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NEWPORT, R.I. – Graduation day came for 72 of the U.S. military’s top enlisted leaders and two international students honored July 9 as the latest to earn diplomas from the Senior Enlisted Academy (SEA).
“Our students are now ready to assume their duties in the most demanding senior enlisted billets on land or sea,” said SEA Command Master Chief Tom Whitney at a ceremony held at Naval Station Newport Officers’ Club. “This course gives students opportunities to experience a diversity of cultures and work with sister services and share leadership experiences. Plus, they develop a network for life.”
Whitney said the importance of strong and effective “middle management” leadership cannot be overstated.
“These SEA graduates, as middle managers, are the linchpins of the military,” Whitney said. “They bridge the gap between upper leadership and Sailors. Through the Chief’s Mess, they educate and inspire and accomplish the mission.”
SEA classes are divided into small study groups to allow an exchange of ideas, sharing of experiences, reasoning in problem solving and fostering self-confidence and team building. Senior enlisted leaders in pay grades E8 and E9 from all U.S. military branches are eligible to attend the six-week course. A select group of E7 sailors – 10 percent per class – may enroll as well. Each class includes international students as well.
The curriculum addresses communication skills, leadership, organizational behavior, national and international studies and a concept known as Brilliant on the Basics, a focus on helping service members avoid career and personal pitfalls.
Because of SEA’s success in sharpening skills of senior enlisted leaders, graduation is now a requirement before assuming the positions of command master chief or chief of the boat.
One SEA graduate, Command Master Chief Donald Davis of Houston, said the overriding theme of the course boiled down to one thing.
“It’s all about taking care of our Sailors,” said Davis, whose new assignment is as Command Master Chief aboard USS Lassen (DDG 82) in Yokosuka, Japan. “This school brings together such a diverse and experienced group of men and women who share experiences and learn from one another.”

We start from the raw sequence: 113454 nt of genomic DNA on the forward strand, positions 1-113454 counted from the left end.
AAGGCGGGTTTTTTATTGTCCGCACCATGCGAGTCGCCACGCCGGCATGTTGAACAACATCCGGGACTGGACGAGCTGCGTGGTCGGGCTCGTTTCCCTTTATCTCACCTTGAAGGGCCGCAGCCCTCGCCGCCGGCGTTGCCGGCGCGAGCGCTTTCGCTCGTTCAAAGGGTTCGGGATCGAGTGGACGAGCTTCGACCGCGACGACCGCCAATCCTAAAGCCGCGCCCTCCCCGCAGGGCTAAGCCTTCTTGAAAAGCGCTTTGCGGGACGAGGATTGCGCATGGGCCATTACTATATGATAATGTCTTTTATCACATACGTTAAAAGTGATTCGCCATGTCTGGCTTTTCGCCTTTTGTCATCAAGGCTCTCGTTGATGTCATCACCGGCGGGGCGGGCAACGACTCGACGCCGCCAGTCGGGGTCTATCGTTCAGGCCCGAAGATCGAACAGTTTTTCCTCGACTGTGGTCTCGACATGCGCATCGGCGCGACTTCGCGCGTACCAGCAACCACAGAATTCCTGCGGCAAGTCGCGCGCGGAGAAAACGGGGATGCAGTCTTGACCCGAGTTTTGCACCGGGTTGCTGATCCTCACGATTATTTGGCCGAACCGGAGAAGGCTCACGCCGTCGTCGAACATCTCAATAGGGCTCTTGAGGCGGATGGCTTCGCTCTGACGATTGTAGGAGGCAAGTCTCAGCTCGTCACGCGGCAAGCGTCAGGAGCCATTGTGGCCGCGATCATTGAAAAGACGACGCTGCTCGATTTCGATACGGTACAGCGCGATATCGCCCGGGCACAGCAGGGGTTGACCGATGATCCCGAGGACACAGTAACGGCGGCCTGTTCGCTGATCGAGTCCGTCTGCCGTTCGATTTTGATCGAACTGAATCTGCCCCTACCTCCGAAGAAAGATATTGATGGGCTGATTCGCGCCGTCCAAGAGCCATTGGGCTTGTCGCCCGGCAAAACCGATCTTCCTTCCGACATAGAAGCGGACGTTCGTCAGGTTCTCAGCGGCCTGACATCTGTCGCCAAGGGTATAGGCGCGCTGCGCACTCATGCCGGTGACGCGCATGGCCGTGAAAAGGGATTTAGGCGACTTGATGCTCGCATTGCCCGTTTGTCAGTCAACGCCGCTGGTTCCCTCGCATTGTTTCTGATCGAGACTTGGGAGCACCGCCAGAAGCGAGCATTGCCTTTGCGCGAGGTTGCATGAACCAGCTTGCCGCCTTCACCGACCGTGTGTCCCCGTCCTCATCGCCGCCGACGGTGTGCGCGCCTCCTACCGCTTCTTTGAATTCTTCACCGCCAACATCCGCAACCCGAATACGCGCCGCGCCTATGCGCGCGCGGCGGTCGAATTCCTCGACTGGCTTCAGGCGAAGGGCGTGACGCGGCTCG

“Everyone’s leadership style is different, and you are exposed to the best approaches, whether it’s communicating with and motivating your Sailors, or conflict resolution,” Davis said.
Davis, who served as an Aviation Ordnanceman before advancing to his current role, credits SEA for making him a better writer and speaker.
Information Systems Technician Senior Chief Martin Ruane of Chicago, said SEA taught him to be a better communicator and critical thinker.
“You learn ways to interact with your juniors in a more positive manner,” Ruane said. He also said he feels more at ease speaking before larger groups.
Ruane’s new assignment is as Communications Division Leading Chief Petty Officer aboard USS Essex (LHD 2) in Sasebo, Japan.
Another SEA graduate, Hospital Corpsman Senior Chief Donald Schrader of Youngstown, Ohio, felt he gained a greater understanding of the Navy’s future.
“It gave us a tremendous perspective on the whole future of the Navy, the 30,000-foot view, and what’s coming,” said Schrader, who is being assigned to 3rd Marine Logistics Group on Okinawa.
Schrader appreciated the chance to study and learn alongside peers from the other military services and the contributions of the class’s two international students, from Turkey and New Zealand.
With a growing emphasis on force integration and coalition building, Schrader said being exposed to different approaches broadens everyone’s knowledge.
“That is maybe the best thing I take away from SEA,” Schrader said. “We see how our sister services work, and they get to see how the Chief’s Mess operates.”
Further, Schrader said the course “takes you out of your comfort zone and challenges your perspectives.” His advice to future SEA students – be open-minded, be willing to listen and learn.
By Mass Communication Specialist First Class Doug Kimsey